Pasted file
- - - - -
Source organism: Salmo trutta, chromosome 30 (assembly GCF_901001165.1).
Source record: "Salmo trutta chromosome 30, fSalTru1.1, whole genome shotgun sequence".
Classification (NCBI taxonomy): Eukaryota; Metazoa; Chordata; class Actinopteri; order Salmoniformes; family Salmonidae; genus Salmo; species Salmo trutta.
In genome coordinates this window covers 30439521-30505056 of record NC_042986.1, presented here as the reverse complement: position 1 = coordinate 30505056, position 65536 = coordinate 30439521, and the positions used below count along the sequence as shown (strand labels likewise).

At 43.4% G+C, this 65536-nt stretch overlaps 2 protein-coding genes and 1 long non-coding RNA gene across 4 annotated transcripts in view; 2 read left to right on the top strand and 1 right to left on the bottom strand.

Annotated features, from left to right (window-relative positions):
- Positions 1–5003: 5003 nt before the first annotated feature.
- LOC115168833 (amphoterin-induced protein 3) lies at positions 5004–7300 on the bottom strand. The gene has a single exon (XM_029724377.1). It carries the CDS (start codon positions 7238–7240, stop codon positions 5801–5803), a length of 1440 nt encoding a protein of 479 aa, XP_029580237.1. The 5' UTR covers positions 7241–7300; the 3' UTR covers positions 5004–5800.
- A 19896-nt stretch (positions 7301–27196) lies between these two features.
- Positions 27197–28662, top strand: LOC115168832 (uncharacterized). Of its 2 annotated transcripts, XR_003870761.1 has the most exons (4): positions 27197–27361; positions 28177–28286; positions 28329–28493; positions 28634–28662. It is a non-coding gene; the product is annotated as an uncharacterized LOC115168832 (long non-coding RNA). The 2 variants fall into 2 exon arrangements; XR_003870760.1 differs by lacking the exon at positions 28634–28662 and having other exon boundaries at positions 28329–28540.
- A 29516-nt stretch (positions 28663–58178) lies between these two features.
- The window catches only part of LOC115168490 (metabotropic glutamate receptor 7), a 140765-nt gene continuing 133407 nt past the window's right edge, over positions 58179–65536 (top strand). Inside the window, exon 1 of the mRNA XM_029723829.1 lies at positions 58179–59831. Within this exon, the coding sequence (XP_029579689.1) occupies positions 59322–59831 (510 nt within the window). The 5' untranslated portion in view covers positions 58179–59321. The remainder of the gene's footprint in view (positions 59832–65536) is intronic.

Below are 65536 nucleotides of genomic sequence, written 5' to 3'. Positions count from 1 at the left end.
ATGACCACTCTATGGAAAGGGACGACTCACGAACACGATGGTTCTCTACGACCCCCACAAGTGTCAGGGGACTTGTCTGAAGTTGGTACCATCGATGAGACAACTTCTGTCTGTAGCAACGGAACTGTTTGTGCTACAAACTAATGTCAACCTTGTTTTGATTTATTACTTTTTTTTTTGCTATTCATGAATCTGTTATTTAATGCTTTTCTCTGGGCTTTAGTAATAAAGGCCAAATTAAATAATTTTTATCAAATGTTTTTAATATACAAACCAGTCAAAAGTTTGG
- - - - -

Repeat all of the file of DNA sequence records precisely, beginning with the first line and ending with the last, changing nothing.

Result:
Source organism: Salmo trutta, chromosome 30 (assembly GCF_901001165.1).
Source record: "Salmo trutta chromosome 30, fSalTru1.1, whole genome shotgun sequence".
Classification (NCBI taxonomy): Eukaryota; Metazoa; Chordata; class Actinopteri; order Salmoniformes; family Salmonidae; genus Salmo; species Salmo trutta.
In genome coordinates this window covers 30439521-30505056 of record NC_042986.1, presented here as the reverse complement: position 1 = coordinate 30505056, position 65536 = coordinate 30439521, and the positions used below count along the sequence as shown (strand labels likewise).

At 43.4% G+C, this 65536-nt stretch overlaps 2 protein-coding genes and 1 long non-coding RNA gene across 4 annotated transcripts in view; 2 read left to right on the top strand and 1 right to left on the bottom strand.

Annotated features, from left to right (window-relative positions):
- Positions 1–5003: 5003 nt before the first annotated feature.
- LOC115168833 (amphoterin-induced protein 3) lies at positions 5004–7300 on the bottom strand. The gene has a single exon (XM_029724377.1). It carries the CDS (start codon positions 7238–7240, stop codon positions 5801–5803), a length of 1440 nt encoding a protein of 479 aa, XP_029580237.1. The 5' UTR covers positions 7241–7300; the 3' UTR covers positions 5004–5800.
- A 19896-nt stretch (positions 7301–27196) lies between these two features.
- Positions 27197–28662, top strand: LOC115168832 (uncharacterized). Of its 2 annotated transcripts, XR_003870761.1 has the most exons (4): positions 27197–27361; positions 28177–28286; positions 28329–28493; positions 28634–28662. It is a non-coding gene; the product is annotated as an uncharacterized LOC115168832 (long non-coding RNA). The 2 variants fall into 2 exon arrangements; XR_003870760.1 differs by lacking the exon at positions 28634–28662 and having other exon boundaries at positions 28329–28540.
- A 29516-nt stretch (positions 28663–58178) lies between these two features.
- The window catches only part of LOC115168490 (metabotropic glutamate receptor 7), a 140765-nt gene continuing 133407 nt past the window's right edge, over positions 58179–65536 (top strand). Inside the window, exon 1 of the mRNA XM_029723829.1 lies at positions 58179–59831. Within this exon, the coding sequence (XP_029579689.1) occupies positions 59322–59831 (510 nt within the window). The 5' untranslated portion in view covers positions 58179–59321. The remainder of the gene's footprint in view (positions 59832–65536) is intronic.

Below are 65536 nucleotides of genomic sequence, written 5' to 3'. Positions count from 1 at the left end.
ATGACCACTCTATGGAAAGGGACGACTCACGAACACGATGGTTCTCTACGACCCCCACAAGTGTCAGGGGACTTGTCTGAAGTTGGTACCATCGATGAGACAACTTCTGTCTGTAGCAACGGAACTGTTTGTGCTACAAACTAATGTCAACCTTGTTTTGATTTATTACTTTTTTTTTTGCTATTCATGAATCTGTTATTTAATGCTTTTCTCTGGGCTTTAGTAATAAAGGCCAAATTAAATAATTTTTATCAAATGTTTTTAATATACAAACCAGTCAAAAGTTTGG